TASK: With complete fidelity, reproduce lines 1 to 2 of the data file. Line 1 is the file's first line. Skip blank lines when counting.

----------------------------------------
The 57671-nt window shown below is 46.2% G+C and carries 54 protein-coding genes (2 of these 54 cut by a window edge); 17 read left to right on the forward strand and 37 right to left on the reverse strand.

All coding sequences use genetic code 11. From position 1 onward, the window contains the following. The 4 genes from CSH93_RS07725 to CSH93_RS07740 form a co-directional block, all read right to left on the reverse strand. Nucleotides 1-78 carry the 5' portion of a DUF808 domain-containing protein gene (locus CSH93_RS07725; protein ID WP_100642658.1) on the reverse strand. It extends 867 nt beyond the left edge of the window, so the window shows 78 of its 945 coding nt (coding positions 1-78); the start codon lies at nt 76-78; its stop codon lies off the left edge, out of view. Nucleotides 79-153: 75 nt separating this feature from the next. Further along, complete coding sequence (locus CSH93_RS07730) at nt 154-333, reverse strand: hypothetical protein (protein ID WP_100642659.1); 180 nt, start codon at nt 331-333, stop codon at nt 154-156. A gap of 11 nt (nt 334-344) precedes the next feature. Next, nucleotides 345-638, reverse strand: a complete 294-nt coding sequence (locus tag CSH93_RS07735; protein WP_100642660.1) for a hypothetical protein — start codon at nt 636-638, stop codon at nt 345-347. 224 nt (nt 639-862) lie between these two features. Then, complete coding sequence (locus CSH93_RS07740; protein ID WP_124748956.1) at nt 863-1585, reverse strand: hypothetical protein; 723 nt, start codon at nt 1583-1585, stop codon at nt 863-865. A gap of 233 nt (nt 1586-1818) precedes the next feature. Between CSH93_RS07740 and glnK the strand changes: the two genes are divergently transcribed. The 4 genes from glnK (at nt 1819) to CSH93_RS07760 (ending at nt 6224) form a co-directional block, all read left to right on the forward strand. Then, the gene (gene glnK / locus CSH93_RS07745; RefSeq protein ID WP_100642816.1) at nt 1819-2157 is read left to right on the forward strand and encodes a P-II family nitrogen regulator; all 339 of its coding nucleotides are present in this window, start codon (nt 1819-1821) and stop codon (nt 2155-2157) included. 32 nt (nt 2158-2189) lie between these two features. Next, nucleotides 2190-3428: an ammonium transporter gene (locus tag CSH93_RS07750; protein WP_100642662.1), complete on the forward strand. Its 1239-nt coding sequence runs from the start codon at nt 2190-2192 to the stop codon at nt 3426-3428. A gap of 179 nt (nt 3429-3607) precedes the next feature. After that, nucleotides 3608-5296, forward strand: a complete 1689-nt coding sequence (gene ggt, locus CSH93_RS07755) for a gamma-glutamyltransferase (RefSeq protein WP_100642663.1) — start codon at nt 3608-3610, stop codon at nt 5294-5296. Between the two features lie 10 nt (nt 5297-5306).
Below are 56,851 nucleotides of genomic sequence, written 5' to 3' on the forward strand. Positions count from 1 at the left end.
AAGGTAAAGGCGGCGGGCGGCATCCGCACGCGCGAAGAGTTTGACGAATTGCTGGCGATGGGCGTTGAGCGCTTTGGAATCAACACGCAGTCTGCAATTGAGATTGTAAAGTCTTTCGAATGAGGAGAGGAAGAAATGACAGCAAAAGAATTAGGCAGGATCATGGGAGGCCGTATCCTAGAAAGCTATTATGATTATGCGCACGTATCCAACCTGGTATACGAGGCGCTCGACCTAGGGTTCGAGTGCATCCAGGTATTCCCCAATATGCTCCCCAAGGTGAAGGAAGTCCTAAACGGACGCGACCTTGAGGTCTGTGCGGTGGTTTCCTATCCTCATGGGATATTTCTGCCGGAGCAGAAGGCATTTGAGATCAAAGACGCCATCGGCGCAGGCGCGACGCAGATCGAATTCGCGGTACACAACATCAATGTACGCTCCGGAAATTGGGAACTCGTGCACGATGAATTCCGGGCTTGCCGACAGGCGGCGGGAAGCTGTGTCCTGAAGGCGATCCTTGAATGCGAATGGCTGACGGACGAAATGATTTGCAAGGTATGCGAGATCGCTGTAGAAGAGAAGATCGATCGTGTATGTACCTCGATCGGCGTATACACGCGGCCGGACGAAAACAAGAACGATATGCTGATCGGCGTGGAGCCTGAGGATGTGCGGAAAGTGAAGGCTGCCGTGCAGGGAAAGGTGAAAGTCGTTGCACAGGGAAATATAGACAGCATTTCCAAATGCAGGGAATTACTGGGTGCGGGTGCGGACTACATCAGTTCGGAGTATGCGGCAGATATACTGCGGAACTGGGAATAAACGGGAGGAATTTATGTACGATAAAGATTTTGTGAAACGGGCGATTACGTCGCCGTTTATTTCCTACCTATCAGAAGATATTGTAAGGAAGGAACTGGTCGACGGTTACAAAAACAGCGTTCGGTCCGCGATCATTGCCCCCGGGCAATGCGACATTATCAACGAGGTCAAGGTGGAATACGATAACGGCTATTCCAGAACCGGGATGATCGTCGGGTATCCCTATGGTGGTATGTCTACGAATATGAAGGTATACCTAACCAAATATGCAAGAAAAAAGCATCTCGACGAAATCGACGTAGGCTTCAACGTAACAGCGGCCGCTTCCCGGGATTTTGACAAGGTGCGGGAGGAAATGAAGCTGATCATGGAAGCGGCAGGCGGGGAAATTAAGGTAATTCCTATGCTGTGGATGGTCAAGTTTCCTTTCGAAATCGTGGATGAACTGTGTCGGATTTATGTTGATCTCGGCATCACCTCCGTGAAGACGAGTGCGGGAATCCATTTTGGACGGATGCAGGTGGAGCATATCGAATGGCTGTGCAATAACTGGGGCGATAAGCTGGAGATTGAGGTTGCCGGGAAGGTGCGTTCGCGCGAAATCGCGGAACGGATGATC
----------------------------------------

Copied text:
The 57671-nt window shown below is 46.2% G+C and carries 54 protein-coding genes (2 of these 54 cut by a window edge); 17 read left to right on the forward strand and 37 right to left on the reverse strand.

All coding sequences use genetic code 11. From position 1 onward, the window contains the following. The 4 genes from CSH93_RS07725 to CSH93_RS07740 form a co-directional block, all read right to left on the reverse strand. Nucleotides 1-78 carry the 5' portion of a DUF808 domain-containing protein gene (locus CSH93_RS07725; protein ID WP_100642658.1) on the reverse strand. It extends 867 nt beyond the left edge of the window, so the window shows 78 of its 945 coding nt (coding positions 1-78); the start codon lies at nt 76-78; its stop codon lies off the left edge, out of view. Nucleotides 79-153: 75 nt separating this feature from the next. Further along, complete coding sequence (locus CSH93_RS07730) at nt 154-333, reverse strand: hypothetical protein (protein ID WP_100642659.1); 180 nt, start codon at nt 331-333, stop codon at nt 154-156. A gap of 11 nt (nt 334-344) precedes the next feature. Next, nucleotides 345-638, reverse strand: a complete 294-nt coding sequence (locus tag CSH93_RS07735; protein WP_100642660.1) for a hypothetical protein — start codon at nt 636-638, stop codon at nt 345-347. 224 nt (nt 639-862) lie between these two features. Then, complete coding sequence (locus CSH93_RS07740; protein ID WP_124748956.1) at nt 863-1585, reverse strand: hypothetical protein; 723 nt, start codon at nt 1583-1585, stop codon at nt 863-865. A gap of 233 nt (nt 1586-1818) precedes the next feature. Between CSH93_RS07740 and glnK the strand changes: the two genes are divergently transcribed. The 4 genes from glnK (at nt 1819) to CSH93_RS07760 (ending at nt 6224) form a co-directional block, all read left to right on the forward strand. Then, the gene (gene glnK / locus CSH93_RS07745; RefSeq protein ID WP_100642816.1) at nt 1819-2157 is read left to right on the forward strand and encodes a P-II family nitrogen regulator; all 339 of its coding nucleotides are present in this window, start codon (nt 1819-1821) and stop codon (nt 2155-2157) included. 32 nt (nt 2158-2189) lie between these two features. Next, nucleotides 2190-3428: an ammonium transporter gene (locus tag CSH93_RS07750; protein WP_100642662.1), complete on the forward strand. Its 1239-nt coding sequence runs from the start codon at nt 2190-2192 to the stop codon at nt 3426-3428. A gap of 179 nt (nt 3429-3607) precedes the next feature. After that, nucleotides 3608-5296, forward strand: a complete 1689-nt coding sequence (gene ggt, locus CSH93_RS07755) for a gamma-glutamyltransferase (RefSeq protein WP_100642663.1) — start codon at nt 3608-3610, stop codon at nt 5294-5296. Between the two features lie 10 nt (nt 5297-5306).